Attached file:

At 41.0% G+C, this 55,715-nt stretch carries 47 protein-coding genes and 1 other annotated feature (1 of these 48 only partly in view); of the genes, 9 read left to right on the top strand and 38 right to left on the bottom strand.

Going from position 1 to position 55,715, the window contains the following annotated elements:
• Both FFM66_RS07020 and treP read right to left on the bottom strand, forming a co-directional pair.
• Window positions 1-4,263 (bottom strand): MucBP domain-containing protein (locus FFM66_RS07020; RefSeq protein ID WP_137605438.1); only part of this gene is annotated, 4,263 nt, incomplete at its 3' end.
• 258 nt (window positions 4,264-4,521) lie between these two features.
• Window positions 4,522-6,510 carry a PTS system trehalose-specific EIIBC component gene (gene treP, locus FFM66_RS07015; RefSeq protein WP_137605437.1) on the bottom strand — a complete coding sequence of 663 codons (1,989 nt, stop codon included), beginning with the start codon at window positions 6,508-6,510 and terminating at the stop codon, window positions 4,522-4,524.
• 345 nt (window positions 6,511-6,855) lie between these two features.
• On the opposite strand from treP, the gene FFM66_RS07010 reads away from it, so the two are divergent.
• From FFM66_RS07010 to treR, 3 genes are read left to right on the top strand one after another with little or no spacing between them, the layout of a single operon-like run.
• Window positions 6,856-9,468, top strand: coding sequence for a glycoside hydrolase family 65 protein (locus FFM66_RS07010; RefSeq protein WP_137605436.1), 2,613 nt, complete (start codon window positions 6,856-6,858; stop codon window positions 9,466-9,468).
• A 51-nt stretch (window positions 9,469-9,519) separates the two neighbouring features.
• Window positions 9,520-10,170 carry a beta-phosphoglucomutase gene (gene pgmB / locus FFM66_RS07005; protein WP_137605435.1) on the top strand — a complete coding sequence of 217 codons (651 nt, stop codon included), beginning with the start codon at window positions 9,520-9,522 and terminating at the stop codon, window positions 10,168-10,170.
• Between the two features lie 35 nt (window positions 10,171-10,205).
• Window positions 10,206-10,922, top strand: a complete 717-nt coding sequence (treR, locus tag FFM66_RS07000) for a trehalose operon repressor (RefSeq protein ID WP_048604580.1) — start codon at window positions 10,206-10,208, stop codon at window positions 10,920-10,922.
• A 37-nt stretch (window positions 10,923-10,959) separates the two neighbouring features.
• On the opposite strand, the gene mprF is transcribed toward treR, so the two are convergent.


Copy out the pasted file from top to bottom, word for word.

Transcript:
At 41.0% G+C, this 55,715-nt stretch carries 47 protein-coding genes and 1 other annotated feature (1 of these 48 only partly in view); of the genes, 9 read left to right on the top strand and 38 right to left on the bottom strand.

Going from position 1 to position 55,715, the window contains the following annotated elements:
• Both FFM66_RS07020 and treP read right to left on the bottom strand, forming a co-directional pair.
• Window positions 1-4,263 (bottom strand): MucBP domain-containing protein (locus FFM66_RS07020; RefSeq protein ID WP_137605438.1); only part of this gene is annotated, 4,263 nt, incomplete at its 3' end.
• 258 nt (window positions 4,264-4,521) lie between these two features.
• Window positions 4,522-6,510 carry a PTS system trehalose-specific EIIBC component gene (gene treP, locus FFM66_RS07015; RefSeq protein WP_137605437.1) on the bottom strand — a complete coding sequence of 663 codons (1,989 nt, stop codon included), beginning with the start codon at window positions 6,508-6,510 and terminating at the stop codon, window positions 4,522-4,524.
• 345 nt (window positions 6,511-6,855) lie between these two features.
• On the opposite strand from treP, the gene FFM66_RS07010 reads away from it, so the two are divergent.
• From FFM66_RS07010 to treR, 3 genes are read left to right on the top strand one after another with little or no spacing between them, the layout of a single operon-like run.
• Window positions 6,856-9,468, top strand: coding sequence for a glycoside hydrolase family 65 protein (locus FFM66_RS07010; RefSeq protein WP_137605436.1), 2,613 nt, complete (start codon window positions 6,856-6,858; stop codon window positions 9,466-9,468).
• A 51-nt stretch (window positions 9,469-9,519) separates the two neighbouring features.
• Window positions 9,520-10,170 carry a beta-phosphoglucomutase gene (gene pgmB / locus FFM66_RS07005; protein WP_137605435.1) on the top strand — a complete coding sequence of 217 codons (651 nt, stop codon included), beginning with the start codon at window positions 9,520-9,522 and terminating at the stop codon, window positions 10,168-10,170.
• Between the two features lie 35 nt (window positions 10,171-10,205).
• Window positions 10,206-10,922, top strand: a complete 717-nt coding sequence (treR, locus tag FFM66_RS07000) for a trehalose operon repressor (RefSeq protein ID WP_048604580.1) — start codon at window positions 10,206-10,208, stop codon at window positions 10,920-10,922.
• A 37-nt stretch (window positions 10,923-10,959) separates the two neighbouring features.
• On the opposite strand, the gene mprF is transcribed toward treR, so the two are convergent.